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Ukraine’s finance minister: No debt restructuring offer received from Russia

December 09, 2015, 16:14 UTC+3 KIEV

Finance Minister Natalie Jaresko added that Kiev’s debt to Russia "will not shut it off" from credit facilities to be further granted by the International Monetary Fund

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Ukraine's Finance Minister Natalie Jaresko

Ukraine's Finance Minister Natalie Jaresko

© AP Photo/Efrem Lukatsky

KIEV, December 9. /TASS/. Ukraine has not received an official offer from the Russian Federation on its $3 bln debt restructuring, the country’s Finance Minister Natalie Jaresko said on Wednesday. "No, we haven’t received [an offer from Russia — TASS]," she said when answering the respective question.

The minister added that Kiev’s debt to Russia "will not shut it off" from credit facilities to be further granted by the International Monetary Fund (IMF). "If we do not repay or restructure the debt on Russian eurobonds within the new IMF policy this will not shut us off from the IMF credit program," Jaresko said.

Earlier on Wednesday Russian Prime Minister Dmitry Medvedev said Ukraine will not repay $3 bln of debt to Russia, "because they are crooks." "I have a feeling that they will not repay (the debt — TASS), because they are crooks. They refuse to return the money," the Prime Minister said in his annual meeting with journalists.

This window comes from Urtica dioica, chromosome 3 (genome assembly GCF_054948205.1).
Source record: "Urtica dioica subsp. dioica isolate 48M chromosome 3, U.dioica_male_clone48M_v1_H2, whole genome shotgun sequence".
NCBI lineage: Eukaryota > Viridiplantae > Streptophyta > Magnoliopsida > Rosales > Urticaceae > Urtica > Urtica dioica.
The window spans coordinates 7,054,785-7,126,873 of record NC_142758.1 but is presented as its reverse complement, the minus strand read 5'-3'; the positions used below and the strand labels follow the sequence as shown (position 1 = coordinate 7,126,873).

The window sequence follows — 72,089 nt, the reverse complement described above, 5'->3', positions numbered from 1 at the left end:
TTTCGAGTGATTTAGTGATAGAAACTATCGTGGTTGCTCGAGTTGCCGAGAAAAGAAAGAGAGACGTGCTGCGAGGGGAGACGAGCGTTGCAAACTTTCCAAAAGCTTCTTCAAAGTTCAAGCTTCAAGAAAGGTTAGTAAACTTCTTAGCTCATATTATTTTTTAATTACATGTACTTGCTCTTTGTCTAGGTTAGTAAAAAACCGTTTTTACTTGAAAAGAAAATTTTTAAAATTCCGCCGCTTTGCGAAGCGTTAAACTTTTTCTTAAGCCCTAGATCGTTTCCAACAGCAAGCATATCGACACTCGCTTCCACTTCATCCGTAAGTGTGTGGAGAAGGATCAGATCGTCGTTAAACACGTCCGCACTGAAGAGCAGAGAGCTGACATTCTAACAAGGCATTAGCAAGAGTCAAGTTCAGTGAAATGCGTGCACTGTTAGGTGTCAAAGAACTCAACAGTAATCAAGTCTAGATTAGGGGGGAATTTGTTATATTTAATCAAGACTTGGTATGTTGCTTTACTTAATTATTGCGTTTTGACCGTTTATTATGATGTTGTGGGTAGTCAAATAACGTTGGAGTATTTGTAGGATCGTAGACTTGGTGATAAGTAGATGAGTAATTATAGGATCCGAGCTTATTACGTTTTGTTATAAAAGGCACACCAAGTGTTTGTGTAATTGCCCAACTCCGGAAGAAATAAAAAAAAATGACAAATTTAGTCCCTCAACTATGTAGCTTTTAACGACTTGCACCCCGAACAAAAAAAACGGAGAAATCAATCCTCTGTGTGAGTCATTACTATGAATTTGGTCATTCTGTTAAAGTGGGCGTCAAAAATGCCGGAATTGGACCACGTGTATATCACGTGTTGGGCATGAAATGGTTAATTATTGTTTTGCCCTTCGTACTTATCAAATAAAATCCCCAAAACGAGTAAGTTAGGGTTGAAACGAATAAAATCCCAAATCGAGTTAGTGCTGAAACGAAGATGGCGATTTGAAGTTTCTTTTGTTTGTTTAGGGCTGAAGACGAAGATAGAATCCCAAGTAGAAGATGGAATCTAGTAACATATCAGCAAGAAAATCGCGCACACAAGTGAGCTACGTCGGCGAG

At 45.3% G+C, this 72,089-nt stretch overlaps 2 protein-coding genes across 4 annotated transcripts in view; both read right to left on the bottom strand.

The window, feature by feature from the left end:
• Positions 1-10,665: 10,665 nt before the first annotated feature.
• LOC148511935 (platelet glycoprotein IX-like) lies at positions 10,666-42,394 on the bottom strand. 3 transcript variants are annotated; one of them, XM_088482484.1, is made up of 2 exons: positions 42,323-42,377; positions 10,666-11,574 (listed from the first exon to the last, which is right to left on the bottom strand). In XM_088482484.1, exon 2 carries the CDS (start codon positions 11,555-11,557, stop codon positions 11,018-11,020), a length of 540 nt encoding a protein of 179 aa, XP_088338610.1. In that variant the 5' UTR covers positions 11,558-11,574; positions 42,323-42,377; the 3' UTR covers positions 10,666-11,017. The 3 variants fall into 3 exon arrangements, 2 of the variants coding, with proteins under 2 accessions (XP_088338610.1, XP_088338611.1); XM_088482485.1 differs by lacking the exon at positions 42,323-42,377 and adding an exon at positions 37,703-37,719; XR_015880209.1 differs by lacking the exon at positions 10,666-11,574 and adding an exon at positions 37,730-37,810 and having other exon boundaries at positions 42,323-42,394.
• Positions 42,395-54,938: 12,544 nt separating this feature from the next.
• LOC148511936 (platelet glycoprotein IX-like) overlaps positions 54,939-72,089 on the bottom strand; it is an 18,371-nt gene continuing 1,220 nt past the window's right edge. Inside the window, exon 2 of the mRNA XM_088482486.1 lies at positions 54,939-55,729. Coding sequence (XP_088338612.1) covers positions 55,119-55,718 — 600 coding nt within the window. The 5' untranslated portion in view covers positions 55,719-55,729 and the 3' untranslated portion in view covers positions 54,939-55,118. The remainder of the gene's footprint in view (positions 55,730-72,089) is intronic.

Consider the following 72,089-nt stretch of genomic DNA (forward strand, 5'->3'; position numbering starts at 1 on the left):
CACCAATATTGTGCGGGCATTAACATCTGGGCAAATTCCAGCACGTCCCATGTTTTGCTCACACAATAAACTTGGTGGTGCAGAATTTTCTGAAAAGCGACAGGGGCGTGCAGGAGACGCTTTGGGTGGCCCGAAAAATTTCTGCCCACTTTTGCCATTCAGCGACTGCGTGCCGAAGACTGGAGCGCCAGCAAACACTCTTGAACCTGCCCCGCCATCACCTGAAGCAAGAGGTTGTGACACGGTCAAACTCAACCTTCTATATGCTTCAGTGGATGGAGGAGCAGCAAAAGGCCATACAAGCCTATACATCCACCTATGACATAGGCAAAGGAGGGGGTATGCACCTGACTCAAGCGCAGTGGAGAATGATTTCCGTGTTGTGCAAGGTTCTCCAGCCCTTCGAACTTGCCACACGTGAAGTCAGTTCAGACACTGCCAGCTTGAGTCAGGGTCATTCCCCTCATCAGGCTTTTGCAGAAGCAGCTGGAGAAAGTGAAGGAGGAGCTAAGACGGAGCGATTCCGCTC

Earlier Yaresko did not rule out that Ukraine would refuse to repay $3 bln worth of debt to Russia, with term of repayment till December 21. "We’re getting prepared to any options," the minister said. She also criticized Russia’s proposal to repay debt by installments under western guarantees as she said "this contradicts criteria of the International Monetary Fund on providing aid to Ukraine."

"We feel a strong pressure regarding the issue from the side of the people, which is opposing this debt’s repayment," Jaresko said.

In mid-November Russian President Vladimir Putin said Moscow had offered Ukraine to repay its $3 bln debt by $1 bln annual installments in 2016-2018. Putin stressed that Russia offered not only a restructuring but also better terms compared with those asked by the International Monetary Fund (IMF). Russia had asked for guarantees on Ukraine’s debt from either the government of the United States or from the European Union, or from one of international financial institutions.

Later Deputy Finance Minister Sergey Storchak said Russia expected the IMF and Ukraine’s creditors to respond before December 8, 2015.

Last week Russia’s Finance Ministry received an official refusal from the US government to provide guarantees on Ukraine’s debt. The Ministry also said Moscow will bring legal proceedings against Ukraine in case Kiev fails to repay $3 bln by December 20 this year, which will mean the country’s sovereign default.

In December 2013, the presidents of Russia and Ukraine, Vladimir Putin and Viktor Yanukovych, agreed that Moscow would grant Kiev a credit worth $15 bln through the placement of Ukrainian securities. Under the program bonds for 3 bln dollars were placed on the Irish Stock Exchange on December 20, 2013. Russia purchased the bonds using the funds from its National Welfare Fund.


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